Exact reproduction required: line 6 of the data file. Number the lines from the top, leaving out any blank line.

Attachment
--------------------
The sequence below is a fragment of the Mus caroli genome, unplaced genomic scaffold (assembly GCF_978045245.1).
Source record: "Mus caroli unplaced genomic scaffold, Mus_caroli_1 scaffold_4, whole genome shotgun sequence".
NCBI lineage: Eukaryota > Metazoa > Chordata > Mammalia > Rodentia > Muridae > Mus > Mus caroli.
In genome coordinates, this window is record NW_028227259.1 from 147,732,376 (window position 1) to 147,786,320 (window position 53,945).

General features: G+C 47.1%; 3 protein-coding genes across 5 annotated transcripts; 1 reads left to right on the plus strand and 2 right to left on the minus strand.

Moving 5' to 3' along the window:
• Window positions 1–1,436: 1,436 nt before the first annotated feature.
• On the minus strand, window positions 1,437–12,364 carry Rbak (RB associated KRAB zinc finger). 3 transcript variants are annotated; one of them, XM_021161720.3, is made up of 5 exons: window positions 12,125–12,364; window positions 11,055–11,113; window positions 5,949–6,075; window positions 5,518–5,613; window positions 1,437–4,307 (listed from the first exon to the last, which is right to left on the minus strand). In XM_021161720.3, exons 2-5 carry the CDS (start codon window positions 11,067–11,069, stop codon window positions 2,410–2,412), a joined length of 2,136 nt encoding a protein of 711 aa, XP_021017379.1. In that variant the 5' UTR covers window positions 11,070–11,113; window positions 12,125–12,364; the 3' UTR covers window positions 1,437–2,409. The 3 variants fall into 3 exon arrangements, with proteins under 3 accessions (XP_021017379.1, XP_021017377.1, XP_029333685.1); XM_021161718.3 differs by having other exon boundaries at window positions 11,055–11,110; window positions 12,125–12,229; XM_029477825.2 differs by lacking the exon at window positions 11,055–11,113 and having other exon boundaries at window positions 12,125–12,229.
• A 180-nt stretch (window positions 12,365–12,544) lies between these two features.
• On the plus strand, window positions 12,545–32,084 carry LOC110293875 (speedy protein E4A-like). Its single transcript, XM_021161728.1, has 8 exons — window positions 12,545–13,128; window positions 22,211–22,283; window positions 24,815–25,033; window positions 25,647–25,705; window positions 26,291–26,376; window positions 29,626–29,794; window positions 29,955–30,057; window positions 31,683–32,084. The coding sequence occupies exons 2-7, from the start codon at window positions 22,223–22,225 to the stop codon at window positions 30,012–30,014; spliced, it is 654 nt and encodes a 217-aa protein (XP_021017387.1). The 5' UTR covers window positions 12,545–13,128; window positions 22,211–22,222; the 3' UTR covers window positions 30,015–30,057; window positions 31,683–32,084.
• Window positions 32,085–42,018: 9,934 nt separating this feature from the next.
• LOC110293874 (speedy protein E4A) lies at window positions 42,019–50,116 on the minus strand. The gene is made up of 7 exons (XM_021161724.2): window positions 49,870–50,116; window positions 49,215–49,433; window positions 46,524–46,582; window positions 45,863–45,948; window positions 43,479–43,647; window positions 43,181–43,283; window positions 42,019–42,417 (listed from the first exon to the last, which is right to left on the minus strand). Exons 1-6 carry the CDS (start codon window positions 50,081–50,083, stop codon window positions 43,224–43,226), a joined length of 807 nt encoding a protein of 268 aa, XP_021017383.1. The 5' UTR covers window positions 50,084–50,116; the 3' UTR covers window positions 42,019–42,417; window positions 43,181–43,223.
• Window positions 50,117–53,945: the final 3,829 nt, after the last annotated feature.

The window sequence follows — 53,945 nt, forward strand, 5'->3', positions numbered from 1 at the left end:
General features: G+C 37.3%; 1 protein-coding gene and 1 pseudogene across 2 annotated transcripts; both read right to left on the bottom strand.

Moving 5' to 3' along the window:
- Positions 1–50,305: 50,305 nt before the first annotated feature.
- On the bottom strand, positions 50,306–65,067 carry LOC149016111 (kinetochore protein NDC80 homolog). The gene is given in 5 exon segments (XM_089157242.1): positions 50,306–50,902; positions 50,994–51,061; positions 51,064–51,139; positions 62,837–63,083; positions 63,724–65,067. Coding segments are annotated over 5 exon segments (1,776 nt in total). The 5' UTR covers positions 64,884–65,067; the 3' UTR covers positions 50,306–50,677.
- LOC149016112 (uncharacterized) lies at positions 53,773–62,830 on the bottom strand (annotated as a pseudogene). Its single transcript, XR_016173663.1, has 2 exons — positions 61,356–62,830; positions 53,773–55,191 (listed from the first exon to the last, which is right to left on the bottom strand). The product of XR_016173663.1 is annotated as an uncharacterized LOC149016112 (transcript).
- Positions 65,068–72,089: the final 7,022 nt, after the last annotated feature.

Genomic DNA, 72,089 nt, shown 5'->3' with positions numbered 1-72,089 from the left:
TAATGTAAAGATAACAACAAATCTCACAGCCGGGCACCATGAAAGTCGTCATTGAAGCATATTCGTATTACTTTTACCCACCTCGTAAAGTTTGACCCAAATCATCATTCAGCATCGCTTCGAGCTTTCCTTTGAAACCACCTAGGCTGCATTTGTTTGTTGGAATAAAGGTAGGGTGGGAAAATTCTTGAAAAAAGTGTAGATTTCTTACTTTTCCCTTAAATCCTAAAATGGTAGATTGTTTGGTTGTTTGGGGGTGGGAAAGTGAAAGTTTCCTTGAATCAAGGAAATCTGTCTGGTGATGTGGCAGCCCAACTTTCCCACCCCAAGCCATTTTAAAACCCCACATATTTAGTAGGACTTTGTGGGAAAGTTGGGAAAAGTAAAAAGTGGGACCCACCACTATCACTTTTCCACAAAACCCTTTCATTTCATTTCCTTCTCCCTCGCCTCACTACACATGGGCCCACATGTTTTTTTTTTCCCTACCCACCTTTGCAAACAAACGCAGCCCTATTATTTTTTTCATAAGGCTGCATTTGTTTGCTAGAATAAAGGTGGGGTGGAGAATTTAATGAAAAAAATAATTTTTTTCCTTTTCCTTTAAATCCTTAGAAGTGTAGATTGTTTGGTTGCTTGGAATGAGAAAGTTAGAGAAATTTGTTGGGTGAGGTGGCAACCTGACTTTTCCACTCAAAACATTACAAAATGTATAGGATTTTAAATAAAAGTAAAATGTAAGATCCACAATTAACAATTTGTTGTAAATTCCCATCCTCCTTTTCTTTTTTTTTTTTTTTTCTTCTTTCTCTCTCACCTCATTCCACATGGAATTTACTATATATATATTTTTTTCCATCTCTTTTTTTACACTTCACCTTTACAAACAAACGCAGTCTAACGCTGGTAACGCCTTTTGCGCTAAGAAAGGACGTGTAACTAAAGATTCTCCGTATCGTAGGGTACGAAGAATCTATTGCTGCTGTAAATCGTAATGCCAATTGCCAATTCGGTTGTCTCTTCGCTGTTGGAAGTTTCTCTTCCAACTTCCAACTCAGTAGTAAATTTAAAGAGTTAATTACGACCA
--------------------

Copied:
Moving 5' to 3' along the window: